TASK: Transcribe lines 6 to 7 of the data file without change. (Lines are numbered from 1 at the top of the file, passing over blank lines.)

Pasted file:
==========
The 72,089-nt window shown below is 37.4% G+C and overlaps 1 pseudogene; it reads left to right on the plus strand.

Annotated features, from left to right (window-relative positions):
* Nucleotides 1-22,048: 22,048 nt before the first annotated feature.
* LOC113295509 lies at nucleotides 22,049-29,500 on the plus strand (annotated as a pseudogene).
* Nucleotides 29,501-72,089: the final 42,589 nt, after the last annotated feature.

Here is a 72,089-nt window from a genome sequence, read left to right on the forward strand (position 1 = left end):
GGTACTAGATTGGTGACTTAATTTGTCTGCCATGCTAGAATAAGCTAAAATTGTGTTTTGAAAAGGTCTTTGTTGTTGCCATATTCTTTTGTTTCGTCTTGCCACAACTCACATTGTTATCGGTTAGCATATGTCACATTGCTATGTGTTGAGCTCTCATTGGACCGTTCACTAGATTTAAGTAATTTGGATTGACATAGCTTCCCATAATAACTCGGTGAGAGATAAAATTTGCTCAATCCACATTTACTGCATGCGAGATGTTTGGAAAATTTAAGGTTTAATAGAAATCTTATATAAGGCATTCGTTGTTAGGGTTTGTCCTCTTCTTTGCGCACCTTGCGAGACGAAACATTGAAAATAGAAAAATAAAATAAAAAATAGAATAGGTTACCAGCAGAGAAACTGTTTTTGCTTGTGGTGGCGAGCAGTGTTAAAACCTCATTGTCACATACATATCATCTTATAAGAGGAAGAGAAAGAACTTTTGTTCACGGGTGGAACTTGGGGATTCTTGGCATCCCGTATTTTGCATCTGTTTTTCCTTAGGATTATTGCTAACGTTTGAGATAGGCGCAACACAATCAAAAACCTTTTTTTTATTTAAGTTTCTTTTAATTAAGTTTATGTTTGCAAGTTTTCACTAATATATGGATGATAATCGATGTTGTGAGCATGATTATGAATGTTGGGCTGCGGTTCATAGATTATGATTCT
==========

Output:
Here is a 72,089-nt window from a genome sequence, read left to right on the forward strand (position 1 = left end):
GGTACTAGATTGGTGACTTAATTTGTCTGCCATGCTAGAATAAGCTAAAATTGTGTTTTGAAAAGGTCTTTGTTGTTGCCATATTCTTTTGTTTCGTCTTGCCACAACTCACATTGTTATCGGTTAGCATATGTCACATTGCTATGTGTTGAGCTCTCATTGGACCGTTCACTAGATTTAAGTAATTTGGATTGACATAGCTTCCCATAATAACTCGGTGAGAGATAAAATTTGCTCAATCCACATTTACTGCATGCGAGATGTTTGGAAAATTTAAGGTTTAATAGAAATCTTATATAAGGCATTCGTTGTTAGGGTTTGTCCTCTTCTTTGCGCACCTTGCGAGACGAAACATTGAAAATAGAAAAATAAAATAAAAAATAGAATAGGTTACCAGCAGAGAAACTGTTTTTGCTTGTGGTGGCGAGCAGTGTTAAAACCTCATTGTCACATACATATCATCTTATAAGAGGAAGAGAAAGAACTTTTGTTCACGGGTGGAACTTGGGGATTCTTGGCATCCCGTATTTTGCATCTGTTTTTCCTTAGGATTATTGCTAACGTTTGAGATAGGCGCAACACAATCAAAAACCTTTTTTTTATTTAAGTTTCTTTTAATTAAGTTTATGTTTGCAAGTTTTCACTAATATATGGATGATAATCGATGTTGTGAGCATGATTATGAATGTTGGGCTGCGGTTCATAGATTATGATTCT